Working with Mr. Sanchez, the Social Studies chair, allowed me to devise a vocabulary list. The World History textbook offered chapters on Asian religions, which we added to the list of goods that were sold. With this class, we emphasized geography and I emphasized the storytelling aspect of poetry. In all my sessions we used improvised movement to unlock the text by embodying words in short poems like, ‘I used to be the Gobi desert, now I’m the Yellow River.’
With Ms. Budd, I opened up the lune by having students draw one image on the board: cyclone, chicken, Great Wall. Then I asked them to build the picture by drawing one additional object at a time. In this way, I demonstrated poetry as a tiny photograph packed with details and encouraged students who weren’t ‘writers’ but identified as ‘drawers’ to show versus tell me, and in this way they could engage in this ‘pictionary-esque’ technique.
My residency opened new strategies to engage students in poetry writing, creating a complete arts integration residency using the Silk Road content. I am grateful to Story Tapestries and the Neelsville 6th grade Social Studies teachers for the opportunity to play with metaphors and imagery. All of this, during an Omicron Covid wave, felt like its own Silk Road journey.”
This story Regie shares demonstrates what truly makes a difference - the ability to adapt and respond to what’s happening and to find avenues for every individual to engage, connect and share. This opens up the learning experience to every type of learning - audio, visual, kinesthetic or a combination of these styles. We worked with Sharp Insight’s evaluation team to assess and analyze program results, and the impact story is inspiring. Students who participated in arts integration programs at Neelsville had the opportunity to participate in surveys and discussion groups to reflect on their experiences. When asked what comes to mind when you think of the project, the words “community” “teamwork” “unite” and “together” were top words that were used. This prevailing message is significant for middle school students in particular, who in the phase of adolescence have an especially strong need to identify with others and feel a part of a community.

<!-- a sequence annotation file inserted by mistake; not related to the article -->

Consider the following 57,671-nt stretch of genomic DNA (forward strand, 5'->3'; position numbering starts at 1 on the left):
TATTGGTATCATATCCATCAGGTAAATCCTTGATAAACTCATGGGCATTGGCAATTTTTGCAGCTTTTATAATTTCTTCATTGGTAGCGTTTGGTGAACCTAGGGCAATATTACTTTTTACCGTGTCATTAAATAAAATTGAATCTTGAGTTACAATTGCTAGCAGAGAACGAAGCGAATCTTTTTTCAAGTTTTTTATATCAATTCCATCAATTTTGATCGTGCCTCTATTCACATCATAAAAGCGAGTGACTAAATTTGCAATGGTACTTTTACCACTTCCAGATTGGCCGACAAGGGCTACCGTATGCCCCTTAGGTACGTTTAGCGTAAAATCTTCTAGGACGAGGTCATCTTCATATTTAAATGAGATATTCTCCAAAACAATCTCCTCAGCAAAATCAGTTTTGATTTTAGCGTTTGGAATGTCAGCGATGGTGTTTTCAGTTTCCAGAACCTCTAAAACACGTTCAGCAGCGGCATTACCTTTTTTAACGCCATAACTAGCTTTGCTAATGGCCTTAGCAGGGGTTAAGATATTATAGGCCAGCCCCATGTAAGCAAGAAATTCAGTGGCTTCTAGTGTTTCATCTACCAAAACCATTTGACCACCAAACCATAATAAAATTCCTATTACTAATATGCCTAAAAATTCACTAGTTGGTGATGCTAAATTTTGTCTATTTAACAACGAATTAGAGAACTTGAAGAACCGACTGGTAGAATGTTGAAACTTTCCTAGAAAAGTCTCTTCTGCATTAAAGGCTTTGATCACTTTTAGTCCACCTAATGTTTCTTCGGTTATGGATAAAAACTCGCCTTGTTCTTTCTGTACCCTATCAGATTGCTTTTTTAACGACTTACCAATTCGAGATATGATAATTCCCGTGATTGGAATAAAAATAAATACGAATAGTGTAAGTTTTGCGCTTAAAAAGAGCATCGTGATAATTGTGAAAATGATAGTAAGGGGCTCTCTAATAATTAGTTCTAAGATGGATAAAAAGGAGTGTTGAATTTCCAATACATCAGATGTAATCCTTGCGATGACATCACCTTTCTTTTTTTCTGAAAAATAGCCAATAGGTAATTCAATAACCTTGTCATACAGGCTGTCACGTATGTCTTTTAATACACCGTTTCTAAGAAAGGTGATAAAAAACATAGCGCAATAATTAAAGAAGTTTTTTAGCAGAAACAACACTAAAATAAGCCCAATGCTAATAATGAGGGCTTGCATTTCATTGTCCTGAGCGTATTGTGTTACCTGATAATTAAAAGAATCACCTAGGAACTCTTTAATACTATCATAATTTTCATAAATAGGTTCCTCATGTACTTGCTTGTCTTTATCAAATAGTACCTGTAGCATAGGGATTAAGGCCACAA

In fact, students shared comments like:
“The program helped me find ways to be closer to my friends.”
“I learned how to control my emotions and be a stronger person.”
“I am comfortable taking more risks and being creative.”
“I learned skills I can use in life.”
This program is funded by the Trawick Foundation and by support from individual donors like you!
Did you know that kids smile up to 400 times per day? And that when you look at a person who’s smiling, it’s nearly impossible not to smile yourself?
This update is all about giving you more reasons to smile - which gives you the same boost as 2,000 bars of chocolate - without all the calories! So what are you waiting for?!?
Since 2010, Story Tapestrieshas increased access to arts experiences, supporting over 1 million community members to discover their own possibilities, fall in love with learning, overcome barriers, and feel more connected to one another—but we wouldn’t have been able to do this alone!
On Wednesday, March 23, 2022, Story Tapestries joined GlobalGiving to celebrate the 20th anniversary. GlobalGiving as you know is a nonprofit which has been helping us use the arts as a powerful tool to create accessible, open spaces and opportunities for individuals to reach their highest potential and to work together for a more inclusive community since 2012—and supporting community-led change around the world since 2002.
From intimate portraits of local changemakers to live performances by international art groups, including Story Tapestries, this is an event by our community, for our community—and it wouldn’t be complete without you.
Watch the past Celebration Now
More reasons to smile…
If you missed our performance at the Kennedy Center’s Millennium Stage in January, pop some popcorn or grab your favorite sweet or savory snack and settle in to listen to some powerful and tender stories:
Warning: cuteness overload! We were honored to be in the Nonprofit Spotlight as a partner of the Greater Washington Community Foundation’s Children’s Opportunity Fund as part of the Read Across America Day celebration on March 2nd. Check out this sweet video featuring our community’s youngest learners:
I want to hear from you! As part of International Women’s Day celebrations, I’ve asked our community to share about the important women in their own lives. Join the conversation on our Facebook page: